What the Canadian dollar means for university students

Today, the Canadian dollar is trading at $0.75 US.
Credit: 
Supplied by KMR Photography

If you’ve noticed your grocery bill creeping upwards lately, you’re not imagining things. 

This year, the Canadian dollar has depreciated by nearly 20 per cent, the lowest it’s been since Finding Nemo was still in theatres and Beyoncé’s “Crazy in Love” topped the charts. 

Interpreting the foreign exchange market’s fluctuations may seem like a baffling skill only mastered by analysts and finance enthusiasts. But fear not! The logic behind the loonie’s recent slump is quite simple. 

As a resource-based economy, the value of the Canadian dollar is directly related to the price of oil. In the past few years, global oil prices have plummeted, falling from $105 a barrel in 2014 to now below $35. 

The effect of tumbling oil prices on our weakened dollar is pulled straight from a first-year economics lecture: the law of supply and demand. Oil giants such as Saudi Arabia and Iran continue to pump out petroleum despite dwindling world demand, thus creating excess supply and driving the market price of oil downwards. Consequently, the loonie has taken a considerable hit. 

Currently, one Canadian dollar is trading at 0.75 US dollars, a far cry from parity.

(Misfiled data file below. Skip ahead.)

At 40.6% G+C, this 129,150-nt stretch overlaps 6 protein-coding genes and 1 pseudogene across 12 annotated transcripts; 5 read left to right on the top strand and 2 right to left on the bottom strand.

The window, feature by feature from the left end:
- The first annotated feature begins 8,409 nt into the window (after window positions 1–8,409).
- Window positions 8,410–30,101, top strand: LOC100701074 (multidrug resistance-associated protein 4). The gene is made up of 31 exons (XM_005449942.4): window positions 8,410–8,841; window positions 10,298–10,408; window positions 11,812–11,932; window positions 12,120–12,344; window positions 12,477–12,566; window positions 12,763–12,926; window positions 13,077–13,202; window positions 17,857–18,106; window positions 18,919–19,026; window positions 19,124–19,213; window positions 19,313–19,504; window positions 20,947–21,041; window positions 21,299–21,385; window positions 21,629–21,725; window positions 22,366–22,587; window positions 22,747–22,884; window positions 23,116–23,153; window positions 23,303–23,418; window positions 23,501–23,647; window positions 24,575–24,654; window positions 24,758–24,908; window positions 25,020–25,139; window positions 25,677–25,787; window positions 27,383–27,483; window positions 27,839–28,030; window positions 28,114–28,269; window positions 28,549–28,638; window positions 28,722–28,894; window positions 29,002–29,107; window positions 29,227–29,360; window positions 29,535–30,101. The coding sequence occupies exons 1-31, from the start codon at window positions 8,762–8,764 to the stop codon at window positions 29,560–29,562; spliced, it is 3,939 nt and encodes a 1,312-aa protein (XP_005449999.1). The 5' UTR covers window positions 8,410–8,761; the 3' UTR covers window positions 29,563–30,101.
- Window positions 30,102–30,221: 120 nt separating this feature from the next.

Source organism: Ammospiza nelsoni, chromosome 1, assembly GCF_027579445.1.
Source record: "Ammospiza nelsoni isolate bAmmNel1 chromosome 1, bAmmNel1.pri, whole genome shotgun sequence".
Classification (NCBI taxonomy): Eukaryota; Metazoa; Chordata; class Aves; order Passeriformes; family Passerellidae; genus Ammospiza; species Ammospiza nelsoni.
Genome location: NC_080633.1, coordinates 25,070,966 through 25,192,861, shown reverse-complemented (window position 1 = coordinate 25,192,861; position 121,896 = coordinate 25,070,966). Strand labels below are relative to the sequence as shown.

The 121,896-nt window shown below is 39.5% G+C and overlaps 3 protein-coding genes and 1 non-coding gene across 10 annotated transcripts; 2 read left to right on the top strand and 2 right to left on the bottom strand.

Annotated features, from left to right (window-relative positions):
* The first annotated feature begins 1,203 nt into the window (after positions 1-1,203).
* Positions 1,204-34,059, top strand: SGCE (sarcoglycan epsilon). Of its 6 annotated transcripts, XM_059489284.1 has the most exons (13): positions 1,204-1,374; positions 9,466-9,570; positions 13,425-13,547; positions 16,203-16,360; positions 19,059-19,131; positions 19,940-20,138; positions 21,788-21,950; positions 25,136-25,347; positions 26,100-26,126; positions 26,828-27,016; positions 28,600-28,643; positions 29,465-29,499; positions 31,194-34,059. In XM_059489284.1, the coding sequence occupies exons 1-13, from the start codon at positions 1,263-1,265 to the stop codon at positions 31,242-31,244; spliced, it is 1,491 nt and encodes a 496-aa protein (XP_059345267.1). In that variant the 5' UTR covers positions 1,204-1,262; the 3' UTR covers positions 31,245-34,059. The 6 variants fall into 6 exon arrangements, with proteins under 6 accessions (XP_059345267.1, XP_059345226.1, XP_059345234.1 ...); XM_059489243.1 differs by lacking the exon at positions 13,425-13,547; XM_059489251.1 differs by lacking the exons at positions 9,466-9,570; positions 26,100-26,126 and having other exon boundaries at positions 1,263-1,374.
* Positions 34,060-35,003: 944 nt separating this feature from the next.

What does this mean for Canadian consumers? Well, the loonie effectively buys us less foreign goods and services than before. This poses a serious problem, as most of Canada’s consumption goods are imported, such as cars, toys, clothing — you name it, we import it. Retailers are raising their prices to cover their growing costs, and rightly so. 

More alarming are the climbing grocery prices. Since most of Canada’s fresh produce is also imported, a simple grocery trip to Metro can set students back considerably. Now may be an opportune moment to shop local and support Canadian farmers. Whether that means visiting the on-campus farmer’s market on Wednesdays or trekking to Springer Market Square for the Kingston Public Market, buying locally grown produce can save you dozens and even hundreds of dollars. 

The weak Canadian dollar also makes traveling abroad a greater luxury. Instead of paying 25 per cent more on an American vacation or on your yearly shopping trip across the border, consider planning a staycation in Canada and become a tourist in your own country! After all, with its vibrant pockets of culture, sweeping landscapes and diversity, Canada has underrated appeal. Its weak loonie is likely to attract a growing number of foreign tourists, so why not join them by visiting breathtaking Banff or the historic buildings of Old Montréal? 

Along with incoming tourists, keep an eye out for Toronto, Vancouver and Montréal serving as the backdrops of big-budget movies and TV shows. Many American productions, including Suits, Interstellar and X-Men: Apocalypse, are opting to shoot in Canada to reap the savings. 

It’s difficult to predict the destiny of the Canadian dollar, but some analysts have indicated that the downward trend shows no signs of stopping. My advice? Spend smart, spend local and get your star-spotting sunglasses out. 

When commenting, be considerate and respectful of writers and fellow commenters. Try to stay on topic. Spam and comments that are hateful or discriminatory will be deleted. Our full commenting policy can be read here.